David E. Schuller, MD | Authors

Combined-Modality Therapy for Head and Neck Cancer

December 01, 1997

In the past, head and neck cancers were felt to be primarily a locoregional control challenge. Distant metastases were not thought to occur frequently. However, the popularity of combined-modality programs emphasizing regional treatment with surgery and radiation in the 1960s enhanced the ability to control the disease at the primary site and within the regional cervical lymphatics. Nevertheless, survival was not improved because treatment failure at distant sites occurred frequently. Apparently, prior treatment programs that did not provide locoregional control masked the ability of this disease to spread to distant sites. Patients died of uncontrolled locoregional disease before they could experience distant metastases.

Commentary (Schuller): Speech and Swallowing Rehabilitation for Head and Neck Cancer Patients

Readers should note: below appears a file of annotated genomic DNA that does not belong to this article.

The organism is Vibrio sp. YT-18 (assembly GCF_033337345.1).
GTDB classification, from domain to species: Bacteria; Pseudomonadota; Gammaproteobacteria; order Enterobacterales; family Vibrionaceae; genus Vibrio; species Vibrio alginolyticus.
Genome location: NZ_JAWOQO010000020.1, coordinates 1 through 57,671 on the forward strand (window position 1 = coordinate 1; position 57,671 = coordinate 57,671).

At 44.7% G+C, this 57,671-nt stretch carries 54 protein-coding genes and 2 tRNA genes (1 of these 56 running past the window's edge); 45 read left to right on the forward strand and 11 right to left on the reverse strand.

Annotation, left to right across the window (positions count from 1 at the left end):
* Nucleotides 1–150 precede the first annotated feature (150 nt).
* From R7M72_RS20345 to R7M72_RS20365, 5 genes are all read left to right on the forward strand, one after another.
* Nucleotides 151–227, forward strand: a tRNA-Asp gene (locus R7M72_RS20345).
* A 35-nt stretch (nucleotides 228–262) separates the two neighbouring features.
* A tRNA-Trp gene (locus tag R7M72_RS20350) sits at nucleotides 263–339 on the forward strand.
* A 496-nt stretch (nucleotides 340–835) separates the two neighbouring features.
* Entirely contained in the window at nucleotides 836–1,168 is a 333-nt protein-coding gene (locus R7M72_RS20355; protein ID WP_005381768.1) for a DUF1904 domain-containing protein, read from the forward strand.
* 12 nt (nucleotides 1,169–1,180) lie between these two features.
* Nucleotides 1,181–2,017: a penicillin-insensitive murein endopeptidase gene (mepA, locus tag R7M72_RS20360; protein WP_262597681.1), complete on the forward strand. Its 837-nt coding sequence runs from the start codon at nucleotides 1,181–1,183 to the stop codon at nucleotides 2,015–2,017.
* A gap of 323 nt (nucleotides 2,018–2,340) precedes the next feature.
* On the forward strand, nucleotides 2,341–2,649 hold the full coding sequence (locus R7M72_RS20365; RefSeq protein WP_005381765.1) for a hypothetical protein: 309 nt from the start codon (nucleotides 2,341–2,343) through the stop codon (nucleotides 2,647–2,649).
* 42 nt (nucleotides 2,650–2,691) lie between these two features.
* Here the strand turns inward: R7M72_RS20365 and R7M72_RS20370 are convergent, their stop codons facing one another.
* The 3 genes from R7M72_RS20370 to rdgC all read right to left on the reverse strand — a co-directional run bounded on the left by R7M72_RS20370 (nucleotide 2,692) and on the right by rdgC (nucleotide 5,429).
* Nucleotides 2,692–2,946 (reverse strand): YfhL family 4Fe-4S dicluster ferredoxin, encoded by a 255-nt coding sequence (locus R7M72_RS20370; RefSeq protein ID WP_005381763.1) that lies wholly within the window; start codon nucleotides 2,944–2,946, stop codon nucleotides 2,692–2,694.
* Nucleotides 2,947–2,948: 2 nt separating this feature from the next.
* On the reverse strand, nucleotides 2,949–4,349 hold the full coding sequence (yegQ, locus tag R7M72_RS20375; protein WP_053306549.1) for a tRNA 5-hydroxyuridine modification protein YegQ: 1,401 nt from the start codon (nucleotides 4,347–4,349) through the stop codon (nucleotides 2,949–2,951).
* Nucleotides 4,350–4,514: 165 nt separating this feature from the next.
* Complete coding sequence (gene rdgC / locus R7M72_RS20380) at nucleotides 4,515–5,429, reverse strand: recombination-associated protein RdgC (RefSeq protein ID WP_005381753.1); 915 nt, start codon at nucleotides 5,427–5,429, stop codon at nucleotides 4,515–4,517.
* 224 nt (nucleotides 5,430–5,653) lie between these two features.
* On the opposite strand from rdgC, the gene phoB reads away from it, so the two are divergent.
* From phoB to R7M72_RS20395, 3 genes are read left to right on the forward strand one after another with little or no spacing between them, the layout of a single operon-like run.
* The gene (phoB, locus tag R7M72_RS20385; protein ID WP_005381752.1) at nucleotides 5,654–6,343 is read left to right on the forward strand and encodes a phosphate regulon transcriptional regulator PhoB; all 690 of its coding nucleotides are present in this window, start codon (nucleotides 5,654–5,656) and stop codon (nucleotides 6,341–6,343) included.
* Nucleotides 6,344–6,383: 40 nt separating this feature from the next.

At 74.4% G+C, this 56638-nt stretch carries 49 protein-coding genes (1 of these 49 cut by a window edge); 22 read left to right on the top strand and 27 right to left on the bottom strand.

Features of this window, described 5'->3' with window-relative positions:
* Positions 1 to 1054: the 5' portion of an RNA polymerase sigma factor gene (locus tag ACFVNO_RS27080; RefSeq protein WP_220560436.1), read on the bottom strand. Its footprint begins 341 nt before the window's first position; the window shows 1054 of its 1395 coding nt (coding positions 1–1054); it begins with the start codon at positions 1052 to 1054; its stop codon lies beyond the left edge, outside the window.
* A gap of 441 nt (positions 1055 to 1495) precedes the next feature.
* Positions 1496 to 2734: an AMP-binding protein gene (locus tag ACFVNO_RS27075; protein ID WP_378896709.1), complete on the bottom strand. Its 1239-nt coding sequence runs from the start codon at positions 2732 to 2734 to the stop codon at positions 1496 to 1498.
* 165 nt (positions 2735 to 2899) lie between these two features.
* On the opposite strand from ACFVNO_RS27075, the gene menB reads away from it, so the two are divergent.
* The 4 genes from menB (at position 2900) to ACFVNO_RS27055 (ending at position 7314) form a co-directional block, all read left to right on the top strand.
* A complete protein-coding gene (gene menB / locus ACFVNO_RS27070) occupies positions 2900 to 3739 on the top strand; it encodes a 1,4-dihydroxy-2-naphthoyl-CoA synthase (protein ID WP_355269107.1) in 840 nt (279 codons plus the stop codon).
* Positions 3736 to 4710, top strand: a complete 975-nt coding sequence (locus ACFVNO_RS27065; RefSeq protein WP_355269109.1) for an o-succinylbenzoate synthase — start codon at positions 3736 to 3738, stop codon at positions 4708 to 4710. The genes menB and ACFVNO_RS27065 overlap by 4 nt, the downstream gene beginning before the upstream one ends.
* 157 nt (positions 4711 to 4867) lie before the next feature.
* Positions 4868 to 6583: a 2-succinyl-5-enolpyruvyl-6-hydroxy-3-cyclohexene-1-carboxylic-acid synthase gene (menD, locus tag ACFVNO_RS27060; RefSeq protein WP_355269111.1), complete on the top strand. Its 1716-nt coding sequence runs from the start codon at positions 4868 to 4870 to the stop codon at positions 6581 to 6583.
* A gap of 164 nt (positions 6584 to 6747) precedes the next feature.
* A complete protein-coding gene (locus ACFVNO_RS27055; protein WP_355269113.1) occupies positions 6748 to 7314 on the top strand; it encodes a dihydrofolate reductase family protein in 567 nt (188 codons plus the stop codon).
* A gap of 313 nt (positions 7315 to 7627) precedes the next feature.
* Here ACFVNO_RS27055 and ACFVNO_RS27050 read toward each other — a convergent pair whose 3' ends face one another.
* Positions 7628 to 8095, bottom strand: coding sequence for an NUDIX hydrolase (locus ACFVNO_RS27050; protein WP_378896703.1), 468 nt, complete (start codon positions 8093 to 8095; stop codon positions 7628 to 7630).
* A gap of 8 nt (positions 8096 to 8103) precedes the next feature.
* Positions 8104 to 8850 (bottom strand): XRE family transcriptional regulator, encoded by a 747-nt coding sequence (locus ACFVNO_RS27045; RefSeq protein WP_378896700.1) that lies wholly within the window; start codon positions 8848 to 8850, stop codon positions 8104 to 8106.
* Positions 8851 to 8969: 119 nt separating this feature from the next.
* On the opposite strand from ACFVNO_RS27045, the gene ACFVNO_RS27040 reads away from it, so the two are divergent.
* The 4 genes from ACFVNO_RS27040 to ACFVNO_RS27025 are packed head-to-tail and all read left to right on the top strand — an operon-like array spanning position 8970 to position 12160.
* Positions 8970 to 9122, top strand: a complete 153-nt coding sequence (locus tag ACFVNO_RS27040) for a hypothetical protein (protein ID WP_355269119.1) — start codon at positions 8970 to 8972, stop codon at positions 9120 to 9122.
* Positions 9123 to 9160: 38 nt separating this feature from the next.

May 01, 1997

This paper is an excellent overview of speech and swallowing rehabilitation in head and neck cancer patients. Dr. Logemann and co-workers are clearly leaders in this field and, as such, are eminently qualified to summarize the topic. This subject is of great importance, as the effects of head and neck cancer and its treatment can be economically, psychologically, and socially devastating to patients. Quality-of-life issues continue to be critical in this patient population.

Commentary (Schuller): Current Concepts in Surgical Management of Neck Metastases from Head and Neck Cancer

June 01, 1995

Dr. Stringer has done an excellent job of reviewing the anatomic, biologic, diagnostic, and therapeutic considerations that impact on the management of nodal metastases from head and neck malignancies. This is a thorough summary of the current